News broke this week that many GPs are either refusing to provide medical evidence letters for appeals against Work Capability Assessment (WCA) decisions or charging people up to £130 for them. This comes not long after the government admitted that these assessments had major failings.
Earlier this year it was reported that GPs in Wales were told that people requesting letters of medical evidence for WCA appeals were an "abuse of NHS resources". Now there is evidence that some GPs who will provide such letters are charging for them. With the Citizen's Advice Bureau reporting 54 per cent more people seeking support from them regarding Employment Support Allowance (ESA), this is very worrying. All the more so when you consider that disabled people are twice as likely to be living in poverty as non disabled people, thus making them less likely to be able to afford to pay for the letters.
GP's have argued that they simply don't have the time to deal with requests for appeal letters. They experienced a 21% increase in requests between January and July alone this year. Last week a "just say no" campaign to support GPs refusing to provide such letters was launched. All of this is worrying not only in terms of making appealing WCA decisions harder, but also in the potential it has to create tension and hostility between disabled people and their GP. This is of particular concern given disabled people are more likely to need to visit their GP on a regular basis.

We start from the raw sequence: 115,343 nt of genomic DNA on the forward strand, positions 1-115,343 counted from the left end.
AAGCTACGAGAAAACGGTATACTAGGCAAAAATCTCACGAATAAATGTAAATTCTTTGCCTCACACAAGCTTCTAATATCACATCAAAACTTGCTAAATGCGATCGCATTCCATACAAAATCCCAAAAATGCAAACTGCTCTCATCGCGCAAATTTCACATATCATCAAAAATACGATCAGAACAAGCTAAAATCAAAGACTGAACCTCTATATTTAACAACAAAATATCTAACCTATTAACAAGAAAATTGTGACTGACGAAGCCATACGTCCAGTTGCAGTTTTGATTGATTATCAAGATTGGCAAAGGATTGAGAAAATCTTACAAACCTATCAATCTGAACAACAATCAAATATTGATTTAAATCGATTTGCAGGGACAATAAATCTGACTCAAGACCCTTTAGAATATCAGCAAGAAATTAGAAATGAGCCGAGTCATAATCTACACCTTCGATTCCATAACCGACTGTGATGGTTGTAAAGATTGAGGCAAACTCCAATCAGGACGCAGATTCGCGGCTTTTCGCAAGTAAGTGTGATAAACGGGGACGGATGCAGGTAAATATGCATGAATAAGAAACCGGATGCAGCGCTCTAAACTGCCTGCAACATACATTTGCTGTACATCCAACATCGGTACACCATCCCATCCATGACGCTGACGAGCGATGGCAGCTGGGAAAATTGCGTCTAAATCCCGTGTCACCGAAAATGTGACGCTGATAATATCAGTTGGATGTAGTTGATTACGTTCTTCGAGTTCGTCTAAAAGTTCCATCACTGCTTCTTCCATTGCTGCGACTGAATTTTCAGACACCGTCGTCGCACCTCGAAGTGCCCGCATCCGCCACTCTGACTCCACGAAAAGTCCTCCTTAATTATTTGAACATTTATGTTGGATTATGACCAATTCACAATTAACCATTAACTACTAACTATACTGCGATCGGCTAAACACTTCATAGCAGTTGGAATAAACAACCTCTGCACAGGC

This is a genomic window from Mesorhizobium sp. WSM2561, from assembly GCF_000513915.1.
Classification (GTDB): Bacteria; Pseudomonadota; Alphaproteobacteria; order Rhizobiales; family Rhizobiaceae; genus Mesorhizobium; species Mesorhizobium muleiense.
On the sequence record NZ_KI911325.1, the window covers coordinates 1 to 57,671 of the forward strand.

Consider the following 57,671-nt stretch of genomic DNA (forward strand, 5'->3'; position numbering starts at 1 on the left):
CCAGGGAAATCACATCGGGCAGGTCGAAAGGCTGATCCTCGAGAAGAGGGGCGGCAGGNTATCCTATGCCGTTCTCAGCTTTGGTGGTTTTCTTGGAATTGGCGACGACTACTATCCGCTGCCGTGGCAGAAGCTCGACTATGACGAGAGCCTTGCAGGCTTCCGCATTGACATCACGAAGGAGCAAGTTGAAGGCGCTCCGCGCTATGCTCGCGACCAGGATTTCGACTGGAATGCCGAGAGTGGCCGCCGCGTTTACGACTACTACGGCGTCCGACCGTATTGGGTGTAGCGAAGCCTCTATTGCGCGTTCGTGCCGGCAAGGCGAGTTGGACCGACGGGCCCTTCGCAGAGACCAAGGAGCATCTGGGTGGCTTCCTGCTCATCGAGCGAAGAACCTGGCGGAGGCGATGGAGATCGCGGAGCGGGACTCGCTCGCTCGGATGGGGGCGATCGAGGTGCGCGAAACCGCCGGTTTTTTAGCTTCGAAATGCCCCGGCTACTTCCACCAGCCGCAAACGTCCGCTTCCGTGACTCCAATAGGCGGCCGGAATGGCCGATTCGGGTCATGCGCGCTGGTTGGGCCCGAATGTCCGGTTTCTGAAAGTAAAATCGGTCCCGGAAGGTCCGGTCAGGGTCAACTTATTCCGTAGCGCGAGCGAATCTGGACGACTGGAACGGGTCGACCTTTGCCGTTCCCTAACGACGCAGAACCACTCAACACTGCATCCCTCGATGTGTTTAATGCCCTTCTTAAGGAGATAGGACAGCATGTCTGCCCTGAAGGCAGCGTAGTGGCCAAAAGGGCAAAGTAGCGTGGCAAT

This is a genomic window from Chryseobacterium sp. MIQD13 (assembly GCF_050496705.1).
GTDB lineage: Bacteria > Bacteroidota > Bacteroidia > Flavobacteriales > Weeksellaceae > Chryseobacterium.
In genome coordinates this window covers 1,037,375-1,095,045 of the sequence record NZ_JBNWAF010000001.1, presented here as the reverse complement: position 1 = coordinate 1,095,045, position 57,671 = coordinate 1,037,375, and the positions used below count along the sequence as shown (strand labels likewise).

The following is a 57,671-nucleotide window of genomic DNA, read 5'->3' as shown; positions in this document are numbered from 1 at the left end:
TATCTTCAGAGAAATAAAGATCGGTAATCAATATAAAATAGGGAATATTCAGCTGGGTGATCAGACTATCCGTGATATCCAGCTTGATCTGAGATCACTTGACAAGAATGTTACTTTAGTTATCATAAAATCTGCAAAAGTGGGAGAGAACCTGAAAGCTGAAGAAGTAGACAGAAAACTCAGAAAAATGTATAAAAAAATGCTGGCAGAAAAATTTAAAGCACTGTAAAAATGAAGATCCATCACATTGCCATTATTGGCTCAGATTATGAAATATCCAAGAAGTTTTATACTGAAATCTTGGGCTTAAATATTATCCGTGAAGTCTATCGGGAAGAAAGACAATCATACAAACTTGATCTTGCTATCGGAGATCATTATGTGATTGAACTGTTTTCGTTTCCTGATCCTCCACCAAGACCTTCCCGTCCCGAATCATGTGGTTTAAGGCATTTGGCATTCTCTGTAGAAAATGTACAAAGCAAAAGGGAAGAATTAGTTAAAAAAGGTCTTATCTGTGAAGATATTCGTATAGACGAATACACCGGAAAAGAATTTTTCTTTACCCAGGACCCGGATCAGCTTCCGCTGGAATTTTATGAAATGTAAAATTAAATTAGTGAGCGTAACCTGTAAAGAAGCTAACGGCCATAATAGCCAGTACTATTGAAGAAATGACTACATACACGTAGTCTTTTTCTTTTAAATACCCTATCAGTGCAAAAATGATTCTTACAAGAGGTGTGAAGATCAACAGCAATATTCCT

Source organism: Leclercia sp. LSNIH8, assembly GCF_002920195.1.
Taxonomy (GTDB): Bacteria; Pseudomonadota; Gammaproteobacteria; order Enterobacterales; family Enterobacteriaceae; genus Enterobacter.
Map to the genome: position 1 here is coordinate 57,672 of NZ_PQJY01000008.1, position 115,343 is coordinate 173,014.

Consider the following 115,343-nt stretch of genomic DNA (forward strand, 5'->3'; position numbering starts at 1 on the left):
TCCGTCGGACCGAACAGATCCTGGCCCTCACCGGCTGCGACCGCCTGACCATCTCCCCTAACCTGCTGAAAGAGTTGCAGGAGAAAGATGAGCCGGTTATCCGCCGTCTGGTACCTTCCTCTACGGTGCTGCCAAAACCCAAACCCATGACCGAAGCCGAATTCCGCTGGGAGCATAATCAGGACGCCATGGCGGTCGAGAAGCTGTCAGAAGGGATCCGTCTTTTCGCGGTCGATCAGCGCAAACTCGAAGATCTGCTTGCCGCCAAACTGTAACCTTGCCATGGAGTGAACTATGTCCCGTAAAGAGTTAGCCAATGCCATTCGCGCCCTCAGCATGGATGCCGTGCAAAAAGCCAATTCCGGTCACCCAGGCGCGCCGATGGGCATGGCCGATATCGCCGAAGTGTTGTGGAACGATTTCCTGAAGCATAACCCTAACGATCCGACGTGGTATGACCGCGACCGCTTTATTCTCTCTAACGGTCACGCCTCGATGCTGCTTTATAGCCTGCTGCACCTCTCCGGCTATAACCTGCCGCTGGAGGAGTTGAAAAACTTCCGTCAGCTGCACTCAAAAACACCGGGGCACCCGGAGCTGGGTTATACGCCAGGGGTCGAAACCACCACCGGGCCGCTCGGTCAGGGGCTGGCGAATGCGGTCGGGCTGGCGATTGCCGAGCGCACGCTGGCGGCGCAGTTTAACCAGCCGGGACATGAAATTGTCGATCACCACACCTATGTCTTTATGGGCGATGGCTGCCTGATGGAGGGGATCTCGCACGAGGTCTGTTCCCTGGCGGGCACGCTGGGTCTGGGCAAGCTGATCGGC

The DWP guidelines state:
“Claimants should contact Jobcentre Plus or the Appeals Service, where appropriate, if they think that further medical evidence is necessary to support their claim or appeal. They should state clearly their reasons for believing that further evidence is necessary.
If Jobcentre Plus or the Appeals Service consider that further medical evidence is necessary, they will seek it. They will be responsible for paying any fee to the doctor providing the report.”
Going by what DWP have said, people should not need to pay at all. Instead they should provide reasoning when appealing on why they believe further medical reports is needed. If these reasons are agreed, then the Appeals Service should pay. However, a parliamentary briefing note reveals that of requests from the DWP for additional information from GPs, only 50% are replied to.
It is also unclear whether people appealing a WCA decision are made aware of the willingness of Jobcentre Plus and the Appeals Service to request and pay for additional evidence from their doctors, or what the process is if their case for obtaining this information fails.
So we have a failing assessment process, with decisions repeatedly being overturned on appeal, and the access to medical evidence which may help with any appeal in some cases being costly or outright denied. Aspire believe this makes the urgency for the Work Capability Assessment to be reviewed and changed all the more important.